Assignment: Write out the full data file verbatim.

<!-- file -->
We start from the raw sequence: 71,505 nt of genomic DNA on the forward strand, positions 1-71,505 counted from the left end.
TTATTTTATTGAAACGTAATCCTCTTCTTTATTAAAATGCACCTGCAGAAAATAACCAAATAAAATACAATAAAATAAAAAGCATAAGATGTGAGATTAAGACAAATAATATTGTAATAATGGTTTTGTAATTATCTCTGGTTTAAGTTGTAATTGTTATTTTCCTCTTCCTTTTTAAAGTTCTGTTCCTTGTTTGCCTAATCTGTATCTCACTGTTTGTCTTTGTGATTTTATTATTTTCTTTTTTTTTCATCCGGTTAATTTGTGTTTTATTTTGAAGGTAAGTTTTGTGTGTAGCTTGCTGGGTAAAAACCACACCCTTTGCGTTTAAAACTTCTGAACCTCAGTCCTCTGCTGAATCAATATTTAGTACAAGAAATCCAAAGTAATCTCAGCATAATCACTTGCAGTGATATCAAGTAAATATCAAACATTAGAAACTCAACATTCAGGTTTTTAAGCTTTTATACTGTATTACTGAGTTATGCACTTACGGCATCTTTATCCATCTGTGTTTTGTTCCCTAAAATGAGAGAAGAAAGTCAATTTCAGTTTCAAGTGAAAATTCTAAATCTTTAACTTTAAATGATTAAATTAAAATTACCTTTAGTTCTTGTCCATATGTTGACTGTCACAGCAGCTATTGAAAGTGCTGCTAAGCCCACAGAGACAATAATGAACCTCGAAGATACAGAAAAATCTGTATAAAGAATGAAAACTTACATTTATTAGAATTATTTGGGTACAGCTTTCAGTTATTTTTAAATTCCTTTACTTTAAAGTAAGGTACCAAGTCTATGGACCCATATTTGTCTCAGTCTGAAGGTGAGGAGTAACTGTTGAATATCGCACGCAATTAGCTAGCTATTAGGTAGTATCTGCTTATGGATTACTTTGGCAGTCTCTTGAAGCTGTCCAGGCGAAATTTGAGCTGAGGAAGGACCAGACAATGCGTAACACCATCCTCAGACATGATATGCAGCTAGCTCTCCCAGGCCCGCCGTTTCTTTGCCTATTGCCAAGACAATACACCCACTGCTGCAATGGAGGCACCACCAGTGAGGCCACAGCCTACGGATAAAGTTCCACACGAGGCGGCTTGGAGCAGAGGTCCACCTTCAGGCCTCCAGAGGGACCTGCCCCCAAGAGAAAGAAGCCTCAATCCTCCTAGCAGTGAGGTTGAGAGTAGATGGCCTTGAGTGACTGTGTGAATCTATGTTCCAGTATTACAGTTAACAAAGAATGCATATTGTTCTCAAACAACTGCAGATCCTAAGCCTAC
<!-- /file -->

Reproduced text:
We start from the raw sequence: 71,505 nt of genomic DNA on the forward strand, positions 1-71,505 counted from the left end.
TTATTTTATTGAAACGTAATCCTCTTCTTTATTAAAATGCACCTGCAGAAAATAACCAAATAAAATACAATAAAATAAAAAGCATAAGATGTGAGATTAAGACAAATAATATTGTAATAATGGTTTTGTAATTATCTCTGGTTTAAGTTGTAATTGTTATTTTCCTCTTCCTTTTTAAAGTTCTGTTCCTTGTTTGCCTAATCTGTATCTCACTGTTTGTCTTTGTGATTTTATTATTTTCTTTTTTTTTCATCCGGTTAATTTGTGTTTTATTTTGAAGGTAAGTTTTGTGTGTAGCTTGCTGGGTAAAAACCACACCCTTTGCGTTTAAAACTTCTGAACCTCAGTCCTCTGCTGAATCAATATTTAGTACAAGAAATCCAAAGTAATCTCAGCATAATCACTTGCAGTGATATCAAGTAAATATCAAACATTAGAAACTCAACATTCAGGTTTTTAAGCTTTTATACTGTATTACTGAGTTATGCACTTACGGCATCTTTATCCATCTGTGTTTTGTTCCCTAAAATGAGAGAAGAAAGTCAATTTCAGTTTCAAGTGAAAATTCTAAATCTTTAACTTTAAATGATTAAATTAAAATTACCTTTAGTTCTTGTCCATATGTTGACTGTCACAGCAGCTATTGAAAGTGCTGCTAAGCCCACAGAGACAATAATGAACCTCGAAGATACAGAAAAATCTGTATAAAGAATGAAAACTTACATTTATTAGAATTATTTGGGTACAGCTTTCAGTTATTTTTAAATTCCTTTACTTTAAAGTAAGGTACCAAGTCTATGGACCCATATTTGTCTCAGTCTGAAGGTGAGGAGTAACTGTTGAATATCGCACGCAATTAGCTAGCTATTAGGTAGTATCTGCTTATGGATTACTTTGGCAGTCTCTTGAAGCTGTCCAGGCGAAATTTGAGCTGAGGAAGGACCAGACAATGCGTAACACCATCCTCAGACATGATATGCAGCTAGCTCTCCCAGGCCCGCCGTTTCTTTGCCTATTGCCAAGACAATACACCCACTGCTGCAATGGAGGCACCACCAGTGAGGCCACAGCCTACGGATAAAGTTCCACACGAGGCGGCTTGGAGCAGAGGTCCACCTTCAGGCCTCCAGAGGGACCTGCCCCCAAGAGAAAGAAGCCTCAATCCTCCTAGCAGTGAGGTTGAGAGTAGATGGCCTTGAGTGACTGTGTGAATCTATGTTCCAGTATTACAGTTAACAAAGAATGCATATTGTTCTCAAACAACTGCAGATCCTAAGCCTAC